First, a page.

Author: Julian Miles, Staff Writer
They stare at me as I go by. Heart-shaped faces, pale skin, a hint of freckles, eyes like summer sky reflecting in still ponds. Every day since I got here, they stop what they’re doing to watch me go by. Still makes me uncomfortable, but it always happens, so I’m accustomed to it. The only thing I can do is keep driving.
I stop at the delicatessen, offload the shipment and back through the doors, sack wheels stacked with wicker crates up to my chin.
“Good afternoon, Caleb. You’re late today?”
I stop by the till and carefully slide the stack off the wheels.
“Sorry about that, Roy. Had to help Roy at the bakery with an oven replacement. It was so heavy even Rita had to help.”
Roy looks impressed. He raises his head and shouts: “Hey, Rita! Caleb says they got Rita to help move one of the ovens at the bakery!”
Rita bustles in from the back, a look of disbelief on her face.
“I’ll believe it when she tells me, and if she did, she’ll be telling everyone for a week.”
I laugh with them, then take my leave. I don’t know how they do it. This is Ritaroyburg. Males are Roy and females are Rita. Never seem to need more than one identifier or qualifier to work out which one of them I’m talking about.
I presume it was the same for me in Carolcalebtown – until my Carol got taken by a catamount. I lasted three days before running from the place screaming, trying to drown out the noise in my head. Started right after Carol died. After the screaming, it got much quieter, but it’s still there.
Since leaving that place, I’ve been through Juliejohnburg, Barberabobtown and a dozen other burgs and towns. Can’t seem to stay in one place for more than a season or two. Seen more of this country than any since the Iron Rain, I’m sure. I’m also sure I know how them who survived set this land up to continue: all the places are the same. All the people are the same. Only the names change. In some places, the people are much older and they barely talk, just go about tending the crops, woodlands and streams. I don’t stay long in those places.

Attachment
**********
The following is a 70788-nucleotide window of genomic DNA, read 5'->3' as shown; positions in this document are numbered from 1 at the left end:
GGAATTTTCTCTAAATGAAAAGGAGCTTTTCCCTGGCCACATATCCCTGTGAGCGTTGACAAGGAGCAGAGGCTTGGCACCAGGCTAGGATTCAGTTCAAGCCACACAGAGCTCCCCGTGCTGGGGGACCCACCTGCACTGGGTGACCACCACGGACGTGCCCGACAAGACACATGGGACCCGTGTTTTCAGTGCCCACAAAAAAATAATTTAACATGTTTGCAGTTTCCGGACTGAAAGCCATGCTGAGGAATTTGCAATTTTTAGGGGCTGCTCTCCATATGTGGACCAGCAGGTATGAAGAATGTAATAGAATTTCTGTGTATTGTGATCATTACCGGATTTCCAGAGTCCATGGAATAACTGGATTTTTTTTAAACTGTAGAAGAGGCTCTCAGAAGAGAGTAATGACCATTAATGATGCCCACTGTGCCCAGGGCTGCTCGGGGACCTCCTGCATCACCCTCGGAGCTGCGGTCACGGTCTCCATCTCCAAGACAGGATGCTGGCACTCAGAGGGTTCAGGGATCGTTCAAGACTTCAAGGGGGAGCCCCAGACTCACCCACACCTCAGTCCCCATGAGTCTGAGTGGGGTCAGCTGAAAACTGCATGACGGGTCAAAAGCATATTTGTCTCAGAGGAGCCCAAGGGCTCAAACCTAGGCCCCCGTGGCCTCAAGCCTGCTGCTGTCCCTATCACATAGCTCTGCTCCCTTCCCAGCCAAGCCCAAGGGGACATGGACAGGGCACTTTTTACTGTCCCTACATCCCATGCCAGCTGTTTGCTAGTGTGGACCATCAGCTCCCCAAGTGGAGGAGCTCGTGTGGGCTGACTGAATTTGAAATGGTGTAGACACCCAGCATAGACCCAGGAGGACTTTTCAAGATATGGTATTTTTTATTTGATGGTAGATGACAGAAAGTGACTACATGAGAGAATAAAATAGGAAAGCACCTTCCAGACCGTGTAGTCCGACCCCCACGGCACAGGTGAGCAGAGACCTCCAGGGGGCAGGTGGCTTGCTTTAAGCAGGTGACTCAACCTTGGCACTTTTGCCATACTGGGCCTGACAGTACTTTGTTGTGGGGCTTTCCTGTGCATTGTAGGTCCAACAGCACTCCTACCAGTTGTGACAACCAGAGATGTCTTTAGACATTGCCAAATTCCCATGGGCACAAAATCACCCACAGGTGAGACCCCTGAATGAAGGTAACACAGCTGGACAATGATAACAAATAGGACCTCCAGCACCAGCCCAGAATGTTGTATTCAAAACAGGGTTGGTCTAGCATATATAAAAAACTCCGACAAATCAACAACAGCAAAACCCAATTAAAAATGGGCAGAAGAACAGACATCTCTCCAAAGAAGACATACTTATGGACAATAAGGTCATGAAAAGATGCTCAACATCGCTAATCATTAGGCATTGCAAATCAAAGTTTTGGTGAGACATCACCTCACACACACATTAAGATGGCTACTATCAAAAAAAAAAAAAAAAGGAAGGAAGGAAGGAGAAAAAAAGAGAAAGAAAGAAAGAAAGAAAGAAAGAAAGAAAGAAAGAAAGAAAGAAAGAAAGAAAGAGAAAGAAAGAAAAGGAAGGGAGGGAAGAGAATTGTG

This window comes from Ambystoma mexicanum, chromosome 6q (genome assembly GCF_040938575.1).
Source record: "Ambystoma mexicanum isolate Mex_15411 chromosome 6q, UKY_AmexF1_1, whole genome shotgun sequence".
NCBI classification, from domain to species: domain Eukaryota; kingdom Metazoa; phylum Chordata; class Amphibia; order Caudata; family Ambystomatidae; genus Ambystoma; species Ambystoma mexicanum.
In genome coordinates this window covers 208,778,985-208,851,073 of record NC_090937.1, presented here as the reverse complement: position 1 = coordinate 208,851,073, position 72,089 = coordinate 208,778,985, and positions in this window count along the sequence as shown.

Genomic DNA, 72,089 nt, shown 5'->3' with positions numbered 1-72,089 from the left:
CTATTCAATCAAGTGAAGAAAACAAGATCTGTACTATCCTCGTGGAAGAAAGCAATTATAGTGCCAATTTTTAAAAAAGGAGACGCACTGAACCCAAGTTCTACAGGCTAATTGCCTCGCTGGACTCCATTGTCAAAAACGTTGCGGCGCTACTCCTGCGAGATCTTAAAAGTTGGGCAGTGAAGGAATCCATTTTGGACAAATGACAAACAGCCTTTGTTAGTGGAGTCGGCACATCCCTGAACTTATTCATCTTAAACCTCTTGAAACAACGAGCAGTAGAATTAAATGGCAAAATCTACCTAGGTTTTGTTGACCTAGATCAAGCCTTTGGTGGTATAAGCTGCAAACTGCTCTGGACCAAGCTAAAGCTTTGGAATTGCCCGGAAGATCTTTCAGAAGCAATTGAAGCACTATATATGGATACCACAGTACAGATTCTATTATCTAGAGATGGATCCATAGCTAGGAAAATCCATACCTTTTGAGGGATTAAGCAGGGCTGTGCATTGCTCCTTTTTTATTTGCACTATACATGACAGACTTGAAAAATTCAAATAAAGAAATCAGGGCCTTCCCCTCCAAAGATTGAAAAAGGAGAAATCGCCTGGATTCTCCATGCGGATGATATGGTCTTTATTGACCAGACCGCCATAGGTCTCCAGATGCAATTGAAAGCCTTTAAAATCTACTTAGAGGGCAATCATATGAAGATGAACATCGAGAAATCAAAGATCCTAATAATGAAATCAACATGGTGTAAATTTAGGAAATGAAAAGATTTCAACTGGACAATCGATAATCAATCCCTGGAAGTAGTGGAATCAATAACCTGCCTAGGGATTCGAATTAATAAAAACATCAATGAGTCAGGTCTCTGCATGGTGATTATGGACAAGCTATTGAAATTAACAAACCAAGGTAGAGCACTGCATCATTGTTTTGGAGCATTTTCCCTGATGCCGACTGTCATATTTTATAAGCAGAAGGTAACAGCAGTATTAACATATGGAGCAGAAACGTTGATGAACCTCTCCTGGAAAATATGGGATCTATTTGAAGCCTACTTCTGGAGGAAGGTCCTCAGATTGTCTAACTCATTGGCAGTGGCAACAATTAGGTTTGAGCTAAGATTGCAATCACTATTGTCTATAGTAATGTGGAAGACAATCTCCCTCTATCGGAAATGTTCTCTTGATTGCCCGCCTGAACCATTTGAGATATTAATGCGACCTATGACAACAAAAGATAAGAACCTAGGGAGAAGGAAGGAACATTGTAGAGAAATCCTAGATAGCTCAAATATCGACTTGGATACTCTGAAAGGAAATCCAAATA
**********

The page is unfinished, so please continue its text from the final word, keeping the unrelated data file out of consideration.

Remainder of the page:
I used to dream of the life I never had with Carol. After that, I dreamt of dusty rooms filled with the skeletons of the people who made us. The ones that knew what children were. The ones who had a plan for what came next, until they all died. Now-
She’s sitting on the front step, hair blowing in the breeze like Carol’s used to. But she’s not Carol, and that’s quite alright.
“Rita. Will Roy be standing across the road again? He was there all afternoon yesterday.”
She shakes her head.
“Roy’s in gaol. So’s Roy next door. His Rita is telling Sheriff Rita I should be the one locked up. Deputy Roy thinks you should be the one in gaol.”
I sit next to her.
“Roy said seeing me keeping company with you made him realise he liked Rita next door more than me. He asked Rita next door about it. Roy next door hit him with a skillet. They fought.”
She takes my hand.
“What do we do?”
The noise in my head stops.
“Get your things while Roy’s in jail, Rita. There’s lots of other places to see.”
“Leave? Be Rita and Caleb?”
“If you want to.”